1 Matching of Resistors and Capacitors Group Leader Jepsy Asim Bob Sandra Shawn
2 Measuring Mismatch The mismatch between any two devices is expressed as a deviation of the measured device ratio from the intended device ratio. The mismatch between one specific pair of devices can be calculated as: d = (x1/x2)-(x2/x1) = X1x2-1 (X2/X1) X2x1
3 Guidelines for Selecting Samples The sample should include twenty devices or more. The sample should include devices drawn from three wafers or more. The wafers should be selected from various positions in the wafer lot. The sample devices should be selected from random locations on each wafer. The sample should include wafers from more than one wafer lot, if possible. Wafers that have been reworked should not be used for characterization. The sample should be packaged using the same lead frames and encapsulation as production material.
4 Average Mismatch and Standard Deviation Based on computed mismatches, an average mismatch, m, can be derived as: m = 1 i N After the mean has been computed, the standard deviation of the mismatch can be calculated by: 1 N i = 1 N s = ( ( i - m ) ) N-1 i = 1 2 1/2
5 Systematic and Random Mismatch The mean, m, is a measure of the systematic mismatch between the matched devices. The standard deviation, s, is a measure of random mismatch caused by statistical fluctuations in processing conditions or material properties.
7 Causes of Mismatch Random Statistical Fluctuations Process Biases Pattern Shifts Diffusion Interactions Stress Gradients and Package Shifts
8 Random Statistical Fluctuations Irregularities are found in every component Polysilicon resistor All devices fall in one of these two categories: Peripheral fluctuations Areal fluctuations
9 Matched Capacitors Random mismatch due to peripheral and areal fluctuations has a standard deviation: Sc = (C)^½ (ka + kp --- )^½ (C)^½ Large Capacitors Areal term dominates and the random mismatch becomes inversely proportional to the square root of capacitance.
10 Matched Capacitors Small Capacitors Dominates matching capacitors of different values. Example: 5pF matches a 50pF capacitor as well as it matches another 5pF capacitor.
11 Matched Resistors The random mismatch between a pair of matched resistors has a standard deviation of: SR = (ka + kp --- )^½ (W)(R)^½ W
12 Widths of Matched Resistors Extreme case where areal fluctuations dominate over peripheral fluctuations: R1 W2 = W1( )^½ Extreme case where peripheral fluctuations dominate over areal fluctuations: --- R2 R1 R2 W2 = W1( --- )^1/3
13 WHAT IS PROCESS BIAS? The dimensions of geometries fabricated in silicon never exactly match those in the layout database because the geometries shrink or expand during photolithography, etching, diffusion and implantation. The difference between the drawn width of a geometry and its actual measured width constitutes the term process bias.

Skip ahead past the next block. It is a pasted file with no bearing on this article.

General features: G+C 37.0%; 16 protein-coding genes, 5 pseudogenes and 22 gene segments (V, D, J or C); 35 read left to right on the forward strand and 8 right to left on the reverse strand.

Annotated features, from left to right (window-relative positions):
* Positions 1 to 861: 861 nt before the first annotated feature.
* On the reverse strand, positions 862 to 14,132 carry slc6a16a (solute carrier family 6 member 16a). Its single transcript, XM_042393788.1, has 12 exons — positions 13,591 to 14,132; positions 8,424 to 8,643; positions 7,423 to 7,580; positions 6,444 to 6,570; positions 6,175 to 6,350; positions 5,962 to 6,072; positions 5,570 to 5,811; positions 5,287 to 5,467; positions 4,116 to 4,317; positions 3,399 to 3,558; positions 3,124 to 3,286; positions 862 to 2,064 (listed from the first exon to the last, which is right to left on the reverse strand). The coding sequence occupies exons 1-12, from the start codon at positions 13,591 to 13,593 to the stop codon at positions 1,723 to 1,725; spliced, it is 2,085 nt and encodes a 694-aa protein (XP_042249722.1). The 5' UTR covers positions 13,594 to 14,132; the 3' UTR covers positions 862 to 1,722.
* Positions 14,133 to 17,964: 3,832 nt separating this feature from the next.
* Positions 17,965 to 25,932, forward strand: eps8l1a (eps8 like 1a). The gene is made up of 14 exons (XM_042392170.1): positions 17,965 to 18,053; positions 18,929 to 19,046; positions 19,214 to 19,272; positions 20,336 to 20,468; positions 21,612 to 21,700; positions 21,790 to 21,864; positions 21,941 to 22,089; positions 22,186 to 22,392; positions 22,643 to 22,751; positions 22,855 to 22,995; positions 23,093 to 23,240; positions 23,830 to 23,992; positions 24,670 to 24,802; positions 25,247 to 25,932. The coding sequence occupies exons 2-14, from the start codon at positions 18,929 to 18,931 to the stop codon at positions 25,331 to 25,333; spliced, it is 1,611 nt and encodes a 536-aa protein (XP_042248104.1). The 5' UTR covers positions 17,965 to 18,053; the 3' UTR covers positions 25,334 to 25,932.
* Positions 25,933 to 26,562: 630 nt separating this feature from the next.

14 PROCESS BIAS Next we study the implementation of such principles with passive devices (such as Resistors & Capacitors).
15 Resistors Polysilicon resistors using a silicide block exhibit high linearity,low capacitance to the substrate, and relatively small mismatches. The linearity of these resistors in fact much depends on their length & width, necessitating accurate measurement and modeling for high precision applications.
16 Resistors Suppose 2 matched poly resistors having widths 2um and 4 um will have a process bias of 0.1um. This represents a systematic mismatch of no less than 2.4 %(0.512um). If one matched resistor s length is of 5um and other is 3um displays a typical mismatch on the order of 0.2%. Approximately most processing biases should be of at least 0.1um. But if the resistors of the above example were laid out in 20um segments then the ratio would be around 0.5um.
17 For large values, resistors are usually decomposed into sorter units that are mapped out in parallel and connected in series. From the viewpoint of matching this layout is preferable, where the corners contribute significant resistance.
18 When very accurate ratios are required (in integer values) this layout can be applied.
19 2 poly poly capacitors, one 10x10um other 10x20um, after etching the bias is of 0.1um. The ratio of the 2 areas equal (almost equal to) mismatch of 0.6%. CAPACITORS They also experience systematic mismatches caused by process bias.(mostly by over etching).
20 CAPACITORS Ideally capacitor size often in analog circuits is given by Solution to the previous mismatch is to keep their parameter to area ratios same even if capacitors are of different sizes.
21 Identically matched capacitors/unit sized are usually laid out as squares because this reduces their area to periphery ratio, which in turn minimizes the contribution of peripheral fluctuation to their random mismatch. Larger capacitors/non unit sized are mapped out as rectangles. Theoretically these equations eliminate systematic mismatches due to process bias but not in practice.